Land of the Free

By Ciara Bohan

As part of our celebration of Independence Day, this week’s object is a traditional powder horn; an item commonly used during the Revolutionary War.  Selected for our patriotic theme of the week, this elegantly detailed powder horn symbolizes our countries victory and separation from England in 1776.

This powder horn in particular was made in the early 19th century, meaning it was not made until after the Revolutionary War. Carved into the side are the American flag and the British flag, as well as the words “Liberty” and “Land of the Free”. “Land of the Free” came from the National Anthem which was written in 1814 by Francis Scott Key, meaning the horn was probably not carved into until after this year. Along with this are two sailboats, four tulips and a row of ten houses. The houses appear to have been built in the style of European architecture, especially with Dutch influence. Beside the houses is a church, which was likely illustrated to symbolize Christianity. This technique of carving is called scrimshaw, which normally takes the form of illustrated engravings or letters. After this, the artist would rub ink/pigment into the carving to highlight the detail. Interestingly, the bottom of the horn was carved to be in the shape of an acorn. The small opening at the end allows a small amount of gun powder to be loaded, making it an artistic object and a utilitarian tool. Its exterior has remained in a remarkably good condition since it has been well preserved. Powder horns to this day are considered highly valuable as they were all individually designed.






Although it was not used in the war, many powder horns like this carried gun powder used in battles at war. Powder horns have been used for thousands of years, mainly since they were so effective and useful. Soldiers, gunman, hunters, etc. all favored this tool for its highly valuable characteristics.  They were light and portable, waterproof, and most importantly spark proof.  Powder horns also helped soldiers pass time in winter camps. It wasn’t until Colonial times where it became common to carve into powder horns. They would normally use knifes or needles stuck into a stick to get the precise detail they needed, especially in this powder horn. Each powder horn was unique to its owner, commonly illustrated the status of their life.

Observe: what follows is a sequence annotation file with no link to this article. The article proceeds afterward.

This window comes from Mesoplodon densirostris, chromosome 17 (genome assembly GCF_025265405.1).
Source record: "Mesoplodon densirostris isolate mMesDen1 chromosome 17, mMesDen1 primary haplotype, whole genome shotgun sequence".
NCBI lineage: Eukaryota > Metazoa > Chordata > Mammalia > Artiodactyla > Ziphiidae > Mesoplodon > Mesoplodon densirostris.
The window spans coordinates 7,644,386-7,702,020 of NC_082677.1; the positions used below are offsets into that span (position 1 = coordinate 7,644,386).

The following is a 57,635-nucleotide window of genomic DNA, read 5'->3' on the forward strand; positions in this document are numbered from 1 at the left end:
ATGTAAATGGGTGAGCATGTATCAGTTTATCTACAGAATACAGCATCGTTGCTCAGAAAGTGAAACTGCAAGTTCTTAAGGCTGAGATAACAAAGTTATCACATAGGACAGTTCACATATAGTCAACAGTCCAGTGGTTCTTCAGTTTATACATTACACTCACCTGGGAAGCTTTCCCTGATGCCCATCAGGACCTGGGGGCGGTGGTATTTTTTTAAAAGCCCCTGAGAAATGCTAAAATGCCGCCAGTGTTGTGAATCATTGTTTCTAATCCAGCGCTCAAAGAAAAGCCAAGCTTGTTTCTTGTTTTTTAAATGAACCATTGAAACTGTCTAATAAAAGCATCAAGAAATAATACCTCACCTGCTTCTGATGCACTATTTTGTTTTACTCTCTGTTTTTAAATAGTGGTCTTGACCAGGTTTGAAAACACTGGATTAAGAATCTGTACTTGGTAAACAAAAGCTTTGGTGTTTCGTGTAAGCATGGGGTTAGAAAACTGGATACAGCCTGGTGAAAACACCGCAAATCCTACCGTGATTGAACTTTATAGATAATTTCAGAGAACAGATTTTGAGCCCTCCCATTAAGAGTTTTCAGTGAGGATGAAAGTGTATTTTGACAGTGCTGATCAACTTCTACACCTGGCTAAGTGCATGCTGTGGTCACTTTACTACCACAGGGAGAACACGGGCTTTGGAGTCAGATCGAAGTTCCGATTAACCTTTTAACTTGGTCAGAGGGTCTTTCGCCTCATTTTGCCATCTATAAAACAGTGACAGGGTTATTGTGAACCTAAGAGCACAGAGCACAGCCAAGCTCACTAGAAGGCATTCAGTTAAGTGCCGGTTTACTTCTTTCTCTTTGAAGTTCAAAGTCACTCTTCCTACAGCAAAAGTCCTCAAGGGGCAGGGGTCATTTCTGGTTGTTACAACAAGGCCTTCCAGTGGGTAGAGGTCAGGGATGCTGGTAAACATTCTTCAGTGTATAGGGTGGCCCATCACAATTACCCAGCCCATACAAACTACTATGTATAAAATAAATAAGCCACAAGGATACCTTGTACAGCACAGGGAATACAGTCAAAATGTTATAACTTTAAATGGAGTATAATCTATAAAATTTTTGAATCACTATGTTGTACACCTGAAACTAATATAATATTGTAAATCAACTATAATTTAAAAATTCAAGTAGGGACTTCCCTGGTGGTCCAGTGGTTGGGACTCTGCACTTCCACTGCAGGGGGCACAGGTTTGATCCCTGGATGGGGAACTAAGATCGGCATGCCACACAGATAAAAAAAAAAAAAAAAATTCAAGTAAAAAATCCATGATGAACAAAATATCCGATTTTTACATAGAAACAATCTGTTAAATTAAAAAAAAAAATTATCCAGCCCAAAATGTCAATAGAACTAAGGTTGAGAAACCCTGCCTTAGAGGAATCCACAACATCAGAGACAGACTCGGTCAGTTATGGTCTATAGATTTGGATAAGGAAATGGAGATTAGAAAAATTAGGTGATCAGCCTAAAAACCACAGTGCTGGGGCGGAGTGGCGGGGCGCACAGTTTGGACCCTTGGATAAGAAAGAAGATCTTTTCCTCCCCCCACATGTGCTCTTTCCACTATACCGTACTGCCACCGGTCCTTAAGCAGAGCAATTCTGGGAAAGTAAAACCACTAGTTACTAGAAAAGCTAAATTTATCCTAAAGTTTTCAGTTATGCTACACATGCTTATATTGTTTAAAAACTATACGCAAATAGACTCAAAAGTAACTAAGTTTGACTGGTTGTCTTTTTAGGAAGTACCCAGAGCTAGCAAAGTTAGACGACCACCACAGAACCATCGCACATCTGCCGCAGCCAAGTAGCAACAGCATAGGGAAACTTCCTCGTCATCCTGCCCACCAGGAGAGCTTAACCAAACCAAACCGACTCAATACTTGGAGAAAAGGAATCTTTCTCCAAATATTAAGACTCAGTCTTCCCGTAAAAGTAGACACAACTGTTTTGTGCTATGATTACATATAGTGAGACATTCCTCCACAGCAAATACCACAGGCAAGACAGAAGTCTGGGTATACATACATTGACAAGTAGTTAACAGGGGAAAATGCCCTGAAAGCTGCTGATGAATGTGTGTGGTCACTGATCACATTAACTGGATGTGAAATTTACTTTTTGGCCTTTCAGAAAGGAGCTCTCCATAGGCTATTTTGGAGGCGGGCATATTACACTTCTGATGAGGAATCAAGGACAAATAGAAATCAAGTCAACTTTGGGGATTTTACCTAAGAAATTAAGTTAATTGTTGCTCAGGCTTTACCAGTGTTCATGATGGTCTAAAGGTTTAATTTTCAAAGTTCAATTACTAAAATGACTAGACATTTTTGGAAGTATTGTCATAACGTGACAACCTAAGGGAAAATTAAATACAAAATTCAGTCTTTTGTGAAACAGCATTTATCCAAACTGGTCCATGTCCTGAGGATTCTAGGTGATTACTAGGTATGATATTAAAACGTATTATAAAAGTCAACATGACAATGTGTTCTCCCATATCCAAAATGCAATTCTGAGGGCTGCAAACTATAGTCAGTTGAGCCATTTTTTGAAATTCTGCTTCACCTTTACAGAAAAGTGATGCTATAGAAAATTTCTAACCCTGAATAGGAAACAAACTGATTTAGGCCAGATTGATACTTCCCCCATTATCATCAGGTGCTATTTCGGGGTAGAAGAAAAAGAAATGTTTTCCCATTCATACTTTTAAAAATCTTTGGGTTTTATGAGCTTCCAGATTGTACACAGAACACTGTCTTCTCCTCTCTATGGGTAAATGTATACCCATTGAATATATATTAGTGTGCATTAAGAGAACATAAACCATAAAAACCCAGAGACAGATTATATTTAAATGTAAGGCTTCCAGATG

Typically using the horns of cattle or buffalos, soldiers and other powder horn users favored its unique shape as a resourceful tool. The horns were naturally hollow on the inside, making it easier to use. The function of the powder horns was to have a wider opening on one end, and a smaller end. The wider end acted as the part where the powder could be loaded into the horn. The smaller end was used to pour the powder into the gun, acting as a funnel. This technique of loading powder was handy and could be done quickly, which helped at battle. Powder horns were mainly used for muskets during the Revolution. They could also be used for pistols and rifles which later became more popular in the United States.


Guild, Rich. “A Bit of Horn History.” Investment Grade Decorated Powder Horns. 2002. Web. 30 June 2016.

Powder Horns.” Firearms History, Technology & Development. 21 Jan 2013. Web. 30 June 2016.

Linberry, Cate. “The Story Behind the Star Spangled Banner.” Smithsonian: 1 March 2007. Web. 30 June 2016.

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